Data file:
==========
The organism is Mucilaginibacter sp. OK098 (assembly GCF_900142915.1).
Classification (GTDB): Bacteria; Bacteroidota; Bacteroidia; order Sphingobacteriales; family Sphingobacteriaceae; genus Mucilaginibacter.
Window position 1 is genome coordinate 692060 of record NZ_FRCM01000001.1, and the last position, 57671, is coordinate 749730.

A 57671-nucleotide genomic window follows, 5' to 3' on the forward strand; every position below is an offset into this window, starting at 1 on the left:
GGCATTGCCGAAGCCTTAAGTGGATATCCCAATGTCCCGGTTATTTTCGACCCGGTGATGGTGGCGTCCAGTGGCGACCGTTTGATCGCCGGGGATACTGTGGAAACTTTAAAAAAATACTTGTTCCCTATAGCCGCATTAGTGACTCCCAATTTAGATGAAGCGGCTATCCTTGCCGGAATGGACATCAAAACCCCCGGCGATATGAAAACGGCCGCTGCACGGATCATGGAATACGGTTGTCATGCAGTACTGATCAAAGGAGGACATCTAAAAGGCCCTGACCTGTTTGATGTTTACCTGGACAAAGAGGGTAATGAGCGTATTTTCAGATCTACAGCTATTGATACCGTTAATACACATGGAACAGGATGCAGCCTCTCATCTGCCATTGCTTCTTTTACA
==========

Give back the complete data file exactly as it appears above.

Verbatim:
The organism is Mucilaginibacter sp. OK098 (assembly GCF_900142915.1).
Classification (GTDB): Bacteria; Bacteroidota; Bacteroidia; order Sphingobacteriales; family Sphingobacteriaceae; genus Mucilaginibacter.
Window position 1 is genome coordinate 692060 of record NZ_FRCM01000001.1, and the last position, 57671, is coordinate 749730.

A 57671-nucleotide genomic window follows, 5' to 3' on the forward strand; every position below is an offset into this window, starting at 1 on the left:
GGCATTGCCGAAGCCTTAAGTGGATATCCCAATGTCCCGGTTATTTTCGACCCGGTGATGGTGGCGTCCAGTGGCGACCGTTTGATCGCCGGGGATACTGTGGAAACTTTAAAAAAATACTTGTTCCCTATAGCCGCATTAGTGACTCCCAATTTAGATGAAGCGGCTATCCTTGCCGGAATGGACATCAAAACCCCCGGCGATATGAAAACGGCCGCTGCACGGATCATGGAATACGGTTGTCATGCAGTACTGATCAAAGGAGGACATCTAAAAGGCCCTGACCTGTTTGATGTTTACCTGGACAAAGAGGGTAATGAGCGTATTTTCAGATCTACAGCTATTGATACCGTTAATACACATGGAACAGGATGCAGCCTCTCATCTGCCATTGCTTCTTTTACA